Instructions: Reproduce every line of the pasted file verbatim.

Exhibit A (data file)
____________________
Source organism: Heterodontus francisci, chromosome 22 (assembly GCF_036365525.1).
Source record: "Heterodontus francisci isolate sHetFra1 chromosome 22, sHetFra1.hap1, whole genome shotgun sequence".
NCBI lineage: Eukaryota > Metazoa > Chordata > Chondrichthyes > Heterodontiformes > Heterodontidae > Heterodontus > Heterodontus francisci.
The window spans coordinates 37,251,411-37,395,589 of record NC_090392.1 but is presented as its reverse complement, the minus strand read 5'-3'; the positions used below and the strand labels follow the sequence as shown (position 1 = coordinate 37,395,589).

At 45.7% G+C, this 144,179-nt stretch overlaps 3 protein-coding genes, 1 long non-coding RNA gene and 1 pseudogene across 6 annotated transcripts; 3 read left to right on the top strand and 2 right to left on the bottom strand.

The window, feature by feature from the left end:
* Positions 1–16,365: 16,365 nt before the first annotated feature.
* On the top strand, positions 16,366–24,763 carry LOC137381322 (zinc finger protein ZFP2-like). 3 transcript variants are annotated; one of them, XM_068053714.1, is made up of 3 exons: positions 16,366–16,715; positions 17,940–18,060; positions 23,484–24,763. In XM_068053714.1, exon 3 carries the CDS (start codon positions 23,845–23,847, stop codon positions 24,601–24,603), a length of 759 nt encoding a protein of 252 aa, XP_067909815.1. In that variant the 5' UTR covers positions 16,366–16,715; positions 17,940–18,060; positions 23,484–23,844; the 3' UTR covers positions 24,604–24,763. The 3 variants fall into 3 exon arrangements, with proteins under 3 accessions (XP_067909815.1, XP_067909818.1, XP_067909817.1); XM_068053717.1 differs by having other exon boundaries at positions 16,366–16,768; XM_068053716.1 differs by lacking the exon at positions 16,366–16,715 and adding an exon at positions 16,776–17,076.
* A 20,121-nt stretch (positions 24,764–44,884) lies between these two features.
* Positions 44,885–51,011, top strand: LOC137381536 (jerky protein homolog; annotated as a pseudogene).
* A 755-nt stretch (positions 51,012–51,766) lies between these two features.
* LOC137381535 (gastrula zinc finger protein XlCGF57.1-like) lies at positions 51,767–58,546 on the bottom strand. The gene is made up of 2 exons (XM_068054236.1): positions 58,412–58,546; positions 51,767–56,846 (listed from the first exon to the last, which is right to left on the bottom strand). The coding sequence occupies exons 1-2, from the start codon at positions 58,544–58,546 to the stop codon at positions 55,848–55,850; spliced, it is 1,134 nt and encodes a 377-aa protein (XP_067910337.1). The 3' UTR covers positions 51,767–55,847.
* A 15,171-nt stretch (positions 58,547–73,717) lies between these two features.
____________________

Source organism: Heterodontus francisci, chromosome 22 (assembly GCF_036365525.1).
Source record: "Heterodontus francisci isolate sHetFra1 chromosome 22, sHetFra1.hap1, whole genome shotgun sequence".
NCBI lineage: Eukaryota > Metazoa > Chordata > Chondrichthyes > Heterodontiformes > Heterodontidae > Heterodontus > Heterodontus francisci.
The window spans coordinates 37,251,411-37,395,589 of record NC_090392.1 but is presented as its reverse complement, the minus strand read 5'-3'; the positions used below and the strand labels follow the sequence as shown (position 1 = coordinate 37,395,589).

At 45.7% G+C, this 144,179-nt stretch overlaps 3 protein-coding genes, 1 long non-coding RNA gene and 1 pseudogene across 6 annotated transcripts; 3 read left to right on the top strand and 2 right to left on the bottom strand.

The window, feature by feature from the left end:
* Positions 1–16,365: 16,365 nt before the first annotated feature.
* On the top strand, positions 16,366–24,763 carry LOC137381322 (zinc finger protein ZFP2-like). 3 transcript variants are annotated; one of them, XM_068053714.1, is made up of 3 exons: positions 16,366–16,715; positions 17,940–18,060; positions 23,484–24,763. In XM_068053714.1, exon 3 carries the CDS (start codon positions 23,845–23,847, stop codon positions 24,601–24,603), a length of 759 nt encoding a protein of 252 aa, XP_067909815.1. In that variant the 5' UTR covers positions 16,366–16,715; positions 17,940–18,060; positions 23,484–23,844; the 3' UTR covers positions 24,604–24,763. The 3 variants fall into 3 exon arrangements, with proteins under 3 accessions (XP_067909815.1, XP_067909818.1, XP_067909817.1); XM_068053717.1 differs by having other exon boundaries at positions 16,366–16,768; XM_068053716.1 differs by lacking the exon at positions 16,366–16,715 and adding an exon at positions 16,776–17,076.
* A 20,121-nt stretch (positions 24,764–44,884) lies between these two features.
* Positions 44,885–51,011, top strand: LOC137381536 (jerky protein homolog; annotated as a pseudogene).
* A 755-nt stretch (positions 51,012–51,766) lies between these two features.
* LOC137381535 (gastrula zinc finger protein XlCGF57.1-like) lies at positions 51,767–58,546 on the bottom strand. The gene is made up of 2 exons (XM_068054236.1): positions 58,412–58,546; positions 51,767–56,846 (listed from the first exon to the last, which is right to left on the bottom strand). The coding sequence occupies exons 1-2, from the start codon at positions 58,544–58,546 to the stop codon at positions 55,848–55,850; spliced, it is 1,134 nt and encodes a 377-aa protein (XP_067910337.1). The 3' UTR covers positions 51,767–55,847.
* A 15,171-nt stretch (positions 58,547–73,717) lies between these two features.